Hurricanes are one of nature’s most powerful storms. They produce strong winds, storm surge flooding, and heavy rainfall, leading to inland flooding, tornadoes, and rip currents. They are characterized by a low-pressure center (hurricane eye), strong winds and flow shears, and a spiral arrangement of towering clouds with heavy rains.
Astronomers recently reported a long-lasting space hurricane in the polar ionosphere and magnetosphere during low solar and otherwise low geomagnetic activity. They spotted space hurricanes on Mars, Saturn, and Jupiter, similar to terrestrial hurricanes in the lower atmosphere.
Astronomers wondered if there is a hurricane in Earth’s upper atmosphere. If yes, it must be violent and efficiently transfer solar wind/magnetosphere energy and momentum into the Earth’s ionosphere.
Can we find hurricanes in the upper atmosphere (ionosphere and magnetosphere) in any planet of our heliosphere?
An international team of scientists led by Prof. Zhang Qinghe has answered the question by discovering a space hurricane in the Earth’s polar ionosphere and magnetosphere. Using satellite observations and high-resolution 3D global MHD simulations, scientists found a huge and long-lasting (about 8 hours) cyclone-like auroral spot (diameter over 1000 km) with multiple arms and a trend of anti-clockwise rotation around the north magnetic pole from four DMSP satellites observations.
This cyclone-like auroral spot is also associated with: a spot-like strong upward FAC (with sometimes a FAC hole developed in the center), zero horizontal flow near its center (the hurricane eye) as well as strong flow shears around the edges, ion upflows, enhanced electron temperature (about 1000 K enhancement), a negative-to-positive bipolar magnetic structure (implying a circular magnetic field perturbation), electron inverted-V acceleration to above ten keV, and large and rapid deposition of energy and flux into the polar ionosphere (much stronger precipitating electron energy flux than that during typical quiet and substorm conditions, and comparable to that during superstorms).
As these features are similar to the hurricane in the lower atmosphere, scientists named it as a space hurricane.
The detailed observations and simulation results suggest that the magnetic reconnection will steadily occur at the high latitude lobe region for an extended period of time during a several-hour period of stable northward IMF and very low solar wind density and speed.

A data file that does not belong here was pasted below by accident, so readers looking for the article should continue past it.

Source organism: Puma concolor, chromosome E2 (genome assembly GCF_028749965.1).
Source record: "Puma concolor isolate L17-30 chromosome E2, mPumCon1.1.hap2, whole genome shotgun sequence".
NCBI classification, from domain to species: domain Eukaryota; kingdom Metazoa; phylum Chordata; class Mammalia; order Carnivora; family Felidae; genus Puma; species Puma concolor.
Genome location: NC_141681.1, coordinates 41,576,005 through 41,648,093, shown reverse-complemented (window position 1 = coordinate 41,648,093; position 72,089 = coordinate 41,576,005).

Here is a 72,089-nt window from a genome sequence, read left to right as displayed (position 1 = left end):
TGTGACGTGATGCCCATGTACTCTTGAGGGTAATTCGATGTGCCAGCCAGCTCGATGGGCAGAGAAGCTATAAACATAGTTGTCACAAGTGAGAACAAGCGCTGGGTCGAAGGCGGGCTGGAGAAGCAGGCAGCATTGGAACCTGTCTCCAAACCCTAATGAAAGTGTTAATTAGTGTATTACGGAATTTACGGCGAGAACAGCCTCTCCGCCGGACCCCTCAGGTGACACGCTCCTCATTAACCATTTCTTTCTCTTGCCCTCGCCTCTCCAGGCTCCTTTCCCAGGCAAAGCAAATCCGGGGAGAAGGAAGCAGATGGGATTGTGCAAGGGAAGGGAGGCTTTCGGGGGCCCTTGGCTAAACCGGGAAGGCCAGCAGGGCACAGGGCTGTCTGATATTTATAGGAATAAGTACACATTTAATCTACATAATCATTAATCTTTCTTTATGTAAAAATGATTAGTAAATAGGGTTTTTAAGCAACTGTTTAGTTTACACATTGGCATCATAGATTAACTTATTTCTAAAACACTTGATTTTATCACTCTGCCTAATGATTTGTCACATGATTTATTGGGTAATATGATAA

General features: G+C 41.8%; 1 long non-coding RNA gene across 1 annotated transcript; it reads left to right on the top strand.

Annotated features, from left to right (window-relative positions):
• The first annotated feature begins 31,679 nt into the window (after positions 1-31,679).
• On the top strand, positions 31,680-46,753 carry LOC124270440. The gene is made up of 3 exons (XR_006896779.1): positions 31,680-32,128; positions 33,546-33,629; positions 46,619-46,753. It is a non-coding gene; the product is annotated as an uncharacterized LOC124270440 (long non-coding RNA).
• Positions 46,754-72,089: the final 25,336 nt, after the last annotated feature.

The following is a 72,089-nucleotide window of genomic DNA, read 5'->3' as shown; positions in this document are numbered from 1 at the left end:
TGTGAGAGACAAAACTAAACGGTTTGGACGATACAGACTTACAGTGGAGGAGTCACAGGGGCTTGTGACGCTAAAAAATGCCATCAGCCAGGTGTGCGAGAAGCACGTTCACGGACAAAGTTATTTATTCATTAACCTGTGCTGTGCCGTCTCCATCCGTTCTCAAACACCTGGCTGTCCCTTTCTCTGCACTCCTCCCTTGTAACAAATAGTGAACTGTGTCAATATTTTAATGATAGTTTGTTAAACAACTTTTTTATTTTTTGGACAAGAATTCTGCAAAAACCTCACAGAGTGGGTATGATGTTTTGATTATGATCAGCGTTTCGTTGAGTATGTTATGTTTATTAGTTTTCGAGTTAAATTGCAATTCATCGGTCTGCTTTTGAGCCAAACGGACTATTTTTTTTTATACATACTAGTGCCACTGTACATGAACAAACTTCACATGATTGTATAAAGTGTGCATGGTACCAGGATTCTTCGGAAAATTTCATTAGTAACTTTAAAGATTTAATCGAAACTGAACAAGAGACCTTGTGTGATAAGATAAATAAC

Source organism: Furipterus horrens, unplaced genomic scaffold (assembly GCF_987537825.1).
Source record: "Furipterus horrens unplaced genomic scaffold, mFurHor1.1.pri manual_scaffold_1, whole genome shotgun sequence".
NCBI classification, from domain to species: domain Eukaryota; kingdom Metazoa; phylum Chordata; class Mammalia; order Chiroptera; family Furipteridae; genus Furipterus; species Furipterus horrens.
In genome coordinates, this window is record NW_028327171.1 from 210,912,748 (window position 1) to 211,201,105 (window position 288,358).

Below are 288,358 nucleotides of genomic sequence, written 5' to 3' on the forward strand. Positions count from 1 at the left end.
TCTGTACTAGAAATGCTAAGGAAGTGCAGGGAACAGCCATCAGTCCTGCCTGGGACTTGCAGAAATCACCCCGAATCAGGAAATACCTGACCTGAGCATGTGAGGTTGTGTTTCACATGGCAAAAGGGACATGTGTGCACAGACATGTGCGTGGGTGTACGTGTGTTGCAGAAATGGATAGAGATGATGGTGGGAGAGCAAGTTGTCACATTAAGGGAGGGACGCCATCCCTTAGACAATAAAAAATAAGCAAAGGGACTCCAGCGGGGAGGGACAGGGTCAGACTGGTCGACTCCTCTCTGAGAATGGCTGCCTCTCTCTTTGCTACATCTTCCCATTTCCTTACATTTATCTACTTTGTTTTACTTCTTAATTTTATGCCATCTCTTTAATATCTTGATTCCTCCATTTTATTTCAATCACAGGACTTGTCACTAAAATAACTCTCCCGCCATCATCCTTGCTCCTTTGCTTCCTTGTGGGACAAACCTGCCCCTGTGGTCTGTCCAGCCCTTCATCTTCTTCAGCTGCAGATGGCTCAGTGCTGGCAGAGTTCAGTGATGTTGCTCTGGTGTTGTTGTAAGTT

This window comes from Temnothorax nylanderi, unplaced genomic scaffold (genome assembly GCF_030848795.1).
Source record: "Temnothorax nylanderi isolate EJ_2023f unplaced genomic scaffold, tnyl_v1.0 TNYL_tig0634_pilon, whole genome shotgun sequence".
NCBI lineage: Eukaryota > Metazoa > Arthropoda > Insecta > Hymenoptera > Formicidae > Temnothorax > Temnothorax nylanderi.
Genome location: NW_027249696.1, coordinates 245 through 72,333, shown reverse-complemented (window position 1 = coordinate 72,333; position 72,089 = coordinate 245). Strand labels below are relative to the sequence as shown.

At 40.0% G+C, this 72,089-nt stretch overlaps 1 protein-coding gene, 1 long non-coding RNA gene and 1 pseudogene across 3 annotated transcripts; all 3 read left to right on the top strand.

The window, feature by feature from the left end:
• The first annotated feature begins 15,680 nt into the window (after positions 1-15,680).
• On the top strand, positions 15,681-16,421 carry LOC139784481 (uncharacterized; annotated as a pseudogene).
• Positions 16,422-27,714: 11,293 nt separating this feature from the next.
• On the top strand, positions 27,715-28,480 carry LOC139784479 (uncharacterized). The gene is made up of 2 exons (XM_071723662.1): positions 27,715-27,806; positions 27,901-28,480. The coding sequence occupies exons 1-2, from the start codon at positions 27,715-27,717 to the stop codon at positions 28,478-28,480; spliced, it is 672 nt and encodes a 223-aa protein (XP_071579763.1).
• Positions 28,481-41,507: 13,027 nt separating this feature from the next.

After the lobe reconnection, the recently reconnected open field lines are draped by the solar wind to move downward and afterward tailward from the morning side to the afternoon side in the high-latitude lobe region and will slowly get back to their past positions and take an interest in another pattern of magnetic reconnection.
Their development will, in the end, form a tornado cyclone-shaped funnel of FAC with multiple FAC arms and a clockwise circulation of the plasma flow because of the pressing gradient and magnetic stresses on both sides of the funnel for completing the FACs and the flow shear and curve of the circular flow.
Inside the funnel, a corkscrew magnetic field forms with the circular flow and upward FACs, which accelerate electrons that precipitate into the ionosphere and create the auroral spot with multiple arms. This means that the space hurricane opens a rapid energy transfer channel from space to the ionosphere and thermosphere.
Scientists noted, “Our study suggests that even during an otherwise extremely quiet geomagnetic condition, there are still existing local intense geomagnetic disturbance and energy depositions which is comparable to that during superstorms. This will update our understanding of the solar wind-magnetosphere-ionosphere coupling process under tranquil geomagnetic conditions.”
- Zhang, QH., Zhang, YL., Wang, C. et al. A space hurricane over the Earth’s polar ionosphere. Nat Commun 12, 1207 (2021). DOI: 10.1038/s41467-021-21459-y